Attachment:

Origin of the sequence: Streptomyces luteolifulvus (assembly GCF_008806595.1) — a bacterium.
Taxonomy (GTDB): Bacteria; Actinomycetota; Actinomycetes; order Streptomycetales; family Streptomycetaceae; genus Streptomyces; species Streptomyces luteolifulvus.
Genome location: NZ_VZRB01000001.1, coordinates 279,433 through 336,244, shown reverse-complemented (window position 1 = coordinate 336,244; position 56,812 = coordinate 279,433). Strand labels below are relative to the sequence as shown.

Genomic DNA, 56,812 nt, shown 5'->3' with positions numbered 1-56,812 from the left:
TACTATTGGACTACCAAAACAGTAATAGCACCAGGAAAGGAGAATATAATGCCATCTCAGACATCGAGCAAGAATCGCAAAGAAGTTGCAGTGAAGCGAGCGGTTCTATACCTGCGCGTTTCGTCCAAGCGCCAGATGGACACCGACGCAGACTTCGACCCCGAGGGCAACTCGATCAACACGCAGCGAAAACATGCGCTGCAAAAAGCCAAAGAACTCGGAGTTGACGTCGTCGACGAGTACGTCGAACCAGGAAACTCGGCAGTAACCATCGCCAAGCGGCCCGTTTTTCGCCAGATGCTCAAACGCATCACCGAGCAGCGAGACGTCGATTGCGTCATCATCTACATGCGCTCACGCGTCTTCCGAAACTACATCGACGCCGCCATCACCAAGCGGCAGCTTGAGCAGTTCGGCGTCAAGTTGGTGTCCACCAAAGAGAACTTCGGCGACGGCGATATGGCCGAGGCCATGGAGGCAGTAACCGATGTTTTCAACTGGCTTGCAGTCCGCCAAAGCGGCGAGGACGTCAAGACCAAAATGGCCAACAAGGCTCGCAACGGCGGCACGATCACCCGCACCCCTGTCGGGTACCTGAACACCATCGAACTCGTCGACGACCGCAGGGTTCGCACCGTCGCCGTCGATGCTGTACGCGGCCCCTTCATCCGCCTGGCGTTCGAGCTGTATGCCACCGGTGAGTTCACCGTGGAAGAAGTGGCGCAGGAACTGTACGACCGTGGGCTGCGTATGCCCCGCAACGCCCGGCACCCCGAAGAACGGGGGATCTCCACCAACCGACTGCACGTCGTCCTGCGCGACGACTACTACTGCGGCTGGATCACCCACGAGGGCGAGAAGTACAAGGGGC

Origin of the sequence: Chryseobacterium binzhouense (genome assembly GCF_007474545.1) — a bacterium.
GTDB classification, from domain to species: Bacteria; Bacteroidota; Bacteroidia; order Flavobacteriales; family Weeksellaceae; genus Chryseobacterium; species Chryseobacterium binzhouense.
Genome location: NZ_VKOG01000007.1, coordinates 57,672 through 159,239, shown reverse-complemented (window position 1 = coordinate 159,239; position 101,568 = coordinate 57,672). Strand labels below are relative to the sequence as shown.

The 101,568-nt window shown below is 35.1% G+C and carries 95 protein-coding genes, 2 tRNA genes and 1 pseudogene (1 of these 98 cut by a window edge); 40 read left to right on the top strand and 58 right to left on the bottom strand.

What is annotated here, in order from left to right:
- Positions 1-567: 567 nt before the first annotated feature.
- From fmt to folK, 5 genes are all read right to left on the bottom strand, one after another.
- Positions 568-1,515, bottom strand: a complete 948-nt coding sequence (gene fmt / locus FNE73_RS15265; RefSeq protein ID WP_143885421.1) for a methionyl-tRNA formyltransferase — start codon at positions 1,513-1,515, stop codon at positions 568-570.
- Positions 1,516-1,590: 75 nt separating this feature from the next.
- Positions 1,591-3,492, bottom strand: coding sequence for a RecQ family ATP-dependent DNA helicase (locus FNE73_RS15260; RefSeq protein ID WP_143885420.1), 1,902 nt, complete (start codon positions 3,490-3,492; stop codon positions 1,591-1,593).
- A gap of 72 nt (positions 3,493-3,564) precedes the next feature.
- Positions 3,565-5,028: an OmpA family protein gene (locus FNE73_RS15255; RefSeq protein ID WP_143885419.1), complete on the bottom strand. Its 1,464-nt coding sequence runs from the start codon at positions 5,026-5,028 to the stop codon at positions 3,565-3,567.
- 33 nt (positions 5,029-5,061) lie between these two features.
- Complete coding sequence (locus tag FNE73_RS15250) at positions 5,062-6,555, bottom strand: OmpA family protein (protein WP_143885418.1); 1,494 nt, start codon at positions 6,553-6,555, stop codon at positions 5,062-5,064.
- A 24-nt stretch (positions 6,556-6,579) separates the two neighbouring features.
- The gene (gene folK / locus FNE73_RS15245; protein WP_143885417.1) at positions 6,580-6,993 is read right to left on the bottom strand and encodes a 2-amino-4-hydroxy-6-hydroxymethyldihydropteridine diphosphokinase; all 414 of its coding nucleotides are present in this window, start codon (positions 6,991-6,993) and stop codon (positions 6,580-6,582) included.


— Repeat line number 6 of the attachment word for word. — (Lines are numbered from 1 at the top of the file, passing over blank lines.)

Origin of the sequence: Chryseobacterium binzhouense (genome assembly GCF_007474545.1) — a bacterium.